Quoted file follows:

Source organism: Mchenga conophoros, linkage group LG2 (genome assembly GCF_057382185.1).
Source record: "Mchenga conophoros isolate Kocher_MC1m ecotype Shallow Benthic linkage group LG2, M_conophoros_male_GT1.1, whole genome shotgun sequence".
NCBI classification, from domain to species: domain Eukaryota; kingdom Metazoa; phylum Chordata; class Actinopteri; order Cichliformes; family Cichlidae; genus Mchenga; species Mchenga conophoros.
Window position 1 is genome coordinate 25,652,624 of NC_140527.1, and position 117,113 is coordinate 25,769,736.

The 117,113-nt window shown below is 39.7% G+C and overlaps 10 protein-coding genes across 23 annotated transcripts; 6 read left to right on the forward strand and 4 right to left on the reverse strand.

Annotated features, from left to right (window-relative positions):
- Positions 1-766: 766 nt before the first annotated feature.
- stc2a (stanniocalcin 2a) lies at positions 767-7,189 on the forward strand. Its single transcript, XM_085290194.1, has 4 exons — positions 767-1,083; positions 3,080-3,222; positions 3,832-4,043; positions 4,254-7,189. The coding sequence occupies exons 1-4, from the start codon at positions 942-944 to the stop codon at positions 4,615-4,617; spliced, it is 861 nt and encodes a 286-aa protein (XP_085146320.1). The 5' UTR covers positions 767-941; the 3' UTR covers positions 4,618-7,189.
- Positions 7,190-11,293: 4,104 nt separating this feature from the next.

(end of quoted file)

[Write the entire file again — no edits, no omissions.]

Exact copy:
Source organism: Mchenga conophoros, linkage group LG2 (genome assembly GCF_057382185.1).
Source record: "Mchenga conophoros isolate Kocher_MC1m ecotype Shallow Benthic linkage group LG2, M_conophoros_male_GT1.1, whole genome shotgun sequence".
NCBI classification, from domain to species: domain Eukaryota; kingdom Metazoa; phylum Chordata; class Actinopteri; order Cichliformes; family Cichlidae; genus Mchenga; species Mchenga conophoros.
Window position 1 is genome coordinate 25,652,624 of NC_140527.1, and position 117,113 is coordinate 25,769,736.

The 117,113-nt window shown below is 39.7% G+C and overlaps 10 protein-coding genes across 23 annotated transcripts; 6 read left to right on the forward strand and 4 right to left on the reverse strand.

Annotated features, from left to right (window-relative positions):
- Positions 1-766: 766 nt before the first annotated feature.
- stc2a (stanniocalcin 2a) lies at positions 767-7,189 on the forward strand. Its single transcript, XM_085290194.1, has 4 exons — positions 767-1,083; positions 3,080-3,222; positions 3,832-4,043; positions 4,254-7,189. The coding sequence occupies exons 1-4, from the start codon at positions 942-944 to the stop codon at positions 4,615-4,617; spliced, it is 861 nt and encodes a 286-aa protein (XP_085146320.1). The 5' UTR covers positions 767-941; the 3' UTR covers positions 4,618-7,189.
- Positions 7,190-11,293: 4,104 nt separating this feature from the next.